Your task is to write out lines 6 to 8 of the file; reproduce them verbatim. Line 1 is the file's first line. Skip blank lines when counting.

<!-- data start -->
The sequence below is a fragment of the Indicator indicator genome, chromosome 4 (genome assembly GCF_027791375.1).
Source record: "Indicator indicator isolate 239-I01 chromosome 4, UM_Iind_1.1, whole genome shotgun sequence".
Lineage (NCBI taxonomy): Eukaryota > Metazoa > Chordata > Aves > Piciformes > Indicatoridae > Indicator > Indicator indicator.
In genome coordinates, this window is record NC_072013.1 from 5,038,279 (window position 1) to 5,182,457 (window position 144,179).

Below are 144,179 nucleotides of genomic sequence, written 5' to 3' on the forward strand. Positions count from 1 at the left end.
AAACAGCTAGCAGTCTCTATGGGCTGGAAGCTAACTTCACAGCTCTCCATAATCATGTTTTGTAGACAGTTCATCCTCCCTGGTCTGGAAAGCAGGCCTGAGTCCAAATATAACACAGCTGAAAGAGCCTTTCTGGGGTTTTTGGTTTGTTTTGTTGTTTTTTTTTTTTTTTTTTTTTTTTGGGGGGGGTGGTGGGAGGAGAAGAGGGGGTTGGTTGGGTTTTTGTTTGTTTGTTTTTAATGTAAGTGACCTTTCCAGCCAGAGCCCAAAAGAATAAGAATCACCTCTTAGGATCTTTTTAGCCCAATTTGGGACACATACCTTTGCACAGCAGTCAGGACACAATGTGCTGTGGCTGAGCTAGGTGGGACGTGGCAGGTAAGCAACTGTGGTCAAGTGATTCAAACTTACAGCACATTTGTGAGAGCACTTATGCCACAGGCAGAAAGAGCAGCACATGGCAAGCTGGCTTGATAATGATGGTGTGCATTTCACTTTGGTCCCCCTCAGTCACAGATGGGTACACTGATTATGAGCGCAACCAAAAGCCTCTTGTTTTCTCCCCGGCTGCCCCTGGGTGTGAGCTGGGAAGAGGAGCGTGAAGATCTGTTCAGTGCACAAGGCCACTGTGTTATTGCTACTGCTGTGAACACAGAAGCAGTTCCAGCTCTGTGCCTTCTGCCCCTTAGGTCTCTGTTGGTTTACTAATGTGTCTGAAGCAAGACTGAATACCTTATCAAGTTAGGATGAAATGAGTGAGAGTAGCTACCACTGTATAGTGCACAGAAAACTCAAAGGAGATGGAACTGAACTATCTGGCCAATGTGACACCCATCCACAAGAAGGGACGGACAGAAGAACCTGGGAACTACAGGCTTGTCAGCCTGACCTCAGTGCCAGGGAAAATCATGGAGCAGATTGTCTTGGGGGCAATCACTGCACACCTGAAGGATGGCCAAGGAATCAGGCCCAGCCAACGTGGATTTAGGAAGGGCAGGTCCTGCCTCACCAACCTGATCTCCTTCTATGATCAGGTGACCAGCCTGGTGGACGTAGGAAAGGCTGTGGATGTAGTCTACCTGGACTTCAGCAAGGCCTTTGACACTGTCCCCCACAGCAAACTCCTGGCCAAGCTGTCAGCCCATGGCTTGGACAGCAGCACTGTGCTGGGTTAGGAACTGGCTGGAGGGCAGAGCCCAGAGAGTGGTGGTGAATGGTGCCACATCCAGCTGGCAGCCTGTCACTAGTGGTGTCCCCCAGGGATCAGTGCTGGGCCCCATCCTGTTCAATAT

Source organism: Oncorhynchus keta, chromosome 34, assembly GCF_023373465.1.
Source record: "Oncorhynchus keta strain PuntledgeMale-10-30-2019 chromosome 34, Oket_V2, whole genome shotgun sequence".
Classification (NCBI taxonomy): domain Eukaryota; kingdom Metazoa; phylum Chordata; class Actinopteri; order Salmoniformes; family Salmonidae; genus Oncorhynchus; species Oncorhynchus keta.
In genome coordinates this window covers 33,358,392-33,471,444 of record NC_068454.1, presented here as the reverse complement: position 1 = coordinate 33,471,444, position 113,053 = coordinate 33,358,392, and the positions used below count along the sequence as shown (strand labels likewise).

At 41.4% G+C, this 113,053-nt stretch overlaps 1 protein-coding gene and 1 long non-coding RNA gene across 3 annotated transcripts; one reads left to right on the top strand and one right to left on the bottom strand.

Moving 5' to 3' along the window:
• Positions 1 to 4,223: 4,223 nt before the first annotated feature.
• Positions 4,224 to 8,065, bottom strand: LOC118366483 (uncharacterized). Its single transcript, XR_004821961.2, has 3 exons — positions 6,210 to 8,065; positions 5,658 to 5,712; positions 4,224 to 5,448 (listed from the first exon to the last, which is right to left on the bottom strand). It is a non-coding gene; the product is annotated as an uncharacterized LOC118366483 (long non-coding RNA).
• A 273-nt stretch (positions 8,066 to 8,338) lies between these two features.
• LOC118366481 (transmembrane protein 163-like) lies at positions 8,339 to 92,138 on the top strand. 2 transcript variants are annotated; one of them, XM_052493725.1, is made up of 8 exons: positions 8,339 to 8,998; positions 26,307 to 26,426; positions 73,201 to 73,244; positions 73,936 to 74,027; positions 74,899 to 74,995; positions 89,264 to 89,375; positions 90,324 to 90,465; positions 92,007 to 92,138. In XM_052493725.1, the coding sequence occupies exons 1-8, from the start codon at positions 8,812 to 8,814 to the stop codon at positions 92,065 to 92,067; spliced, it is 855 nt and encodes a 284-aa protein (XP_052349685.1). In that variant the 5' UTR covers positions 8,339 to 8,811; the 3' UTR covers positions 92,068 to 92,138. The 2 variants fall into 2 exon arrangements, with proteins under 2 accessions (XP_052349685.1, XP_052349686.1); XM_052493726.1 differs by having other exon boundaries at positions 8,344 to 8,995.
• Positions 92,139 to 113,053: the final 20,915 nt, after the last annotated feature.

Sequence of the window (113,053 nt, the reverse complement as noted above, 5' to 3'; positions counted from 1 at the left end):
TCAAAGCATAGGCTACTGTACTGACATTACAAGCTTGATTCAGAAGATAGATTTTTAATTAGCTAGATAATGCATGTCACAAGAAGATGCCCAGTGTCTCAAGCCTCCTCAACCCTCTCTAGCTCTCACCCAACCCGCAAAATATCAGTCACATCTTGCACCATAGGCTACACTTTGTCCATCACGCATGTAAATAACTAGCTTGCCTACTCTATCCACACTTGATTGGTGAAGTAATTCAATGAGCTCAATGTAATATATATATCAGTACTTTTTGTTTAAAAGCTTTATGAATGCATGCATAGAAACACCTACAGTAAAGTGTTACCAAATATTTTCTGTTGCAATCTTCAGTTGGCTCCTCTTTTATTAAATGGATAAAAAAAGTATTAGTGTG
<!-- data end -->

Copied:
AAACAGCTAGCAGTCTCTATGGGCTGGAAGCTAACTTCACAGCTCTCCATAATCATGTTTTGTAGACAGTTCATCCTCCCTGGTCTGGAAAGCAGGCCTGAGTCCAAATATAACACAGCTGAAAGAGCCTTTCTGGGGTTTTTGGTTTGTTTTGTTGTTTTTTTTTTTTTTTTTTTTTTTTGGGGGGGGTGGTGGGAGGAGAAGAGGGGGTTGGTTGGGTTTTTGTTTGTTTGTTTTTAATGTAAGTGACCTTTCCAGCCAGAGCCCAAAAGAATAAGAATCACCTCTTAGGATCTTTTTAGCCCAATTTGGGACACATACCTTTGCACAGCAGTCAGGACACAATGTGCTGTGGCTGAGCTAGGTGGGACGTGGCAGGTAAGCAACTGTGGTCAAGTGATTCAAACTTACAGCACATTTGTGAGAGCACTTATGCCACAGGCAGAAAGAGCAGCACATGGCAAGCTGGCTTGATAATGATGGTGTGCATTTCACTTTGGTCCCCCTCAGTCACAGATGGGTACACTGATTATGAGCGCAACCAAAAGCCTCTTGTTTTCTCCCCGGCTGCCCCTGGGTGTGAGCTGGGAAGAGGAGCGTGAAGATCTGTTCAGTGCACAAGGCCACTGTGTTATTGCTACTGCTGTGAACACAGAAGCAGTTCCAGCTCTGTGCCTTCTGCCCCTTAGGTCTCTGTTGGTTTACTAATGTGTCTGAAGCAAGACTGAATACCTTATCAAGTTAGGATGAAATGAGTGAGAGTAGCTACCACTGTATAGTGCACAGAAAACTCAAAGGAGATGGAACTGAACTATCTGGCCAATGTGACACCCATCCACAAGAAGGGACGGACAGAAGAACCTGGGAACTACAGGCTTGTCAGCCTGACCTCAGTGCCAGGGAAAATCATGGAGCAGATTGTCTTGGGGGCAATCACTGCACACCTGAAGGATGGCCAAGGAATCAGGCCCAGCCAACGTGGATTTAGGAAGGGCAGGTCCTGCCTCACCAACCTGATCTCCTTCTATGATCAGGTGACCAGCCTGGTGGACGTAGGAAAGGCTGTGGATGTAGTCTACCTGGACTTCAGCAAGGCCTTTGACACTGTCCCCCACAGCAAACTCCTGGCCAAGCTGTCAGCCCATGGCTTGGACAGCAGCACTGTGCTGGGTTAGGAACTGGCTGGAGGGCAGAGCCCAGAGAGTGGTGGTGAATGGTGCCACATCCAGCTGGCAGCCTGTCACTAGTGGTGTCCCCCAGGGATCAGTGCTGGGCCCCATCCTGTTCAATAT

Source organism: Oncorhynchus keta, chromosome 34, assembly GCF_023373465.1.
Source record: "Oncorhynchus keta strain PuntledgeMale-10-30-2019 chromosome 34, Oket_V2, whole genome shotgun sequence".